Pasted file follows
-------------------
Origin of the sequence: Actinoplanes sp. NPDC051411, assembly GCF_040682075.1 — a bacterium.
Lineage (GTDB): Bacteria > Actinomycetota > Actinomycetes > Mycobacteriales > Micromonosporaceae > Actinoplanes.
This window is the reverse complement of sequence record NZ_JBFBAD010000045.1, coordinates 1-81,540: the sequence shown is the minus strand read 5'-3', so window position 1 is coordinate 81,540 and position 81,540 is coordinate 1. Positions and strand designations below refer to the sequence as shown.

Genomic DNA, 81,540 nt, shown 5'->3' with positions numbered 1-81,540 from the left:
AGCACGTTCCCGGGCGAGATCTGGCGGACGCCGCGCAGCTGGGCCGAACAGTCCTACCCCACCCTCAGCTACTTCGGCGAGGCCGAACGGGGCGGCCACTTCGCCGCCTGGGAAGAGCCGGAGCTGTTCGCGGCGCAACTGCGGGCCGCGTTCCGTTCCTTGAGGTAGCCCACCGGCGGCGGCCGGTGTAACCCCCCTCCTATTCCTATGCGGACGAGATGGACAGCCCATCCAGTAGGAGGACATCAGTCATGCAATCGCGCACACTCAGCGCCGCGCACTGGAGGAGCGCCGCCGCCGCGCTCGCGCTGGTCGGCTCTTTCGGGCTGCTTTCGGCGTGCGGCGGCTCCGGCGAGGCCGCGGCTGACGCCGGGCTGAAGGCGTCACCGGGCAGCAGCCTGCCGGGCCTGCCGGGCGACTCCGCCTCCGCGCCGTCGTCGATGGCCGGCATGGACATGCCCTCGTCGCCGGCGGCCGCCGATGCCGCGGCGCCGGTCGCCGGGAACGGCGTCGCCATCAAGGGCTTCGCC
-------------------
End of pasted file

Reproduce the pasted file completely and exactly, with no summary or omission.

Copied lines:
Origin of the sequence: Actinoplanes sp. NPDC051411, assembly GCF_040682075.1 — a bacterium.
Lineage (GTDB): Bacteria > Actinomycetota > Actinomycetes > Mycobacteriales > Micromonosporaceae > Actinoplanes.
This window is the reverse complement of sequence record NZ_JBFBAD010000045.1, coordinates 1-81,540: the sequence shown is the minus strand read 5'-3', so window position 1 is coordinate 81,540 and position 81,540 is coordinate 1. Positions and strand designations below refer to the sequence as shown.

Genomic DNA, 81,540 nt, shown 5'->3' with positions numbered 1-81,540 from the left:
AGCACGTTCCCGGGCGAGATCTGGCGGACGCCGCGCAGCTGGGCCGAACAGTCCTACCCCACCCTCAGCTACTTCGGCGAGGCCGAACGGGGCGGCCACTTCGCCGCCTGGGAAGAGCCGGAGCTGTTCGCGGCGCAACTGCGGGCCGCGTTCCGTTCCTTGAGGTAGCCCACCGGCGGCGGCCGGTGTAACCCCCCTCCTATTCCTATGCGGACGAGATGGACAGCCCATCCAGTAGGAGGACATCAGTCATGCAATCGCGCACACTCAGCGCCGCGCACTGGAGGAGCGCCGCCGCCGCGCTCGCGCTGGTCGGCTCTTTCGGGCTGCTTTCGGCGTGCGGCGGCTCCGGCGAGGCCGCGGCTGACGCCGGGCTGAAGGCGTCACCGGGCAGCAGCCTGCCGGGCCTGCCGGGCGACTCCGCCTCCGCGCCGTCGTCGATGGCCGGCATGGACATGCCCTCGTCGCCGGCGGCCGCCGATGCCGCGGCGCCGGTCGCCGGGAACGGCGTCGCCATCAAGGGCTTCGCC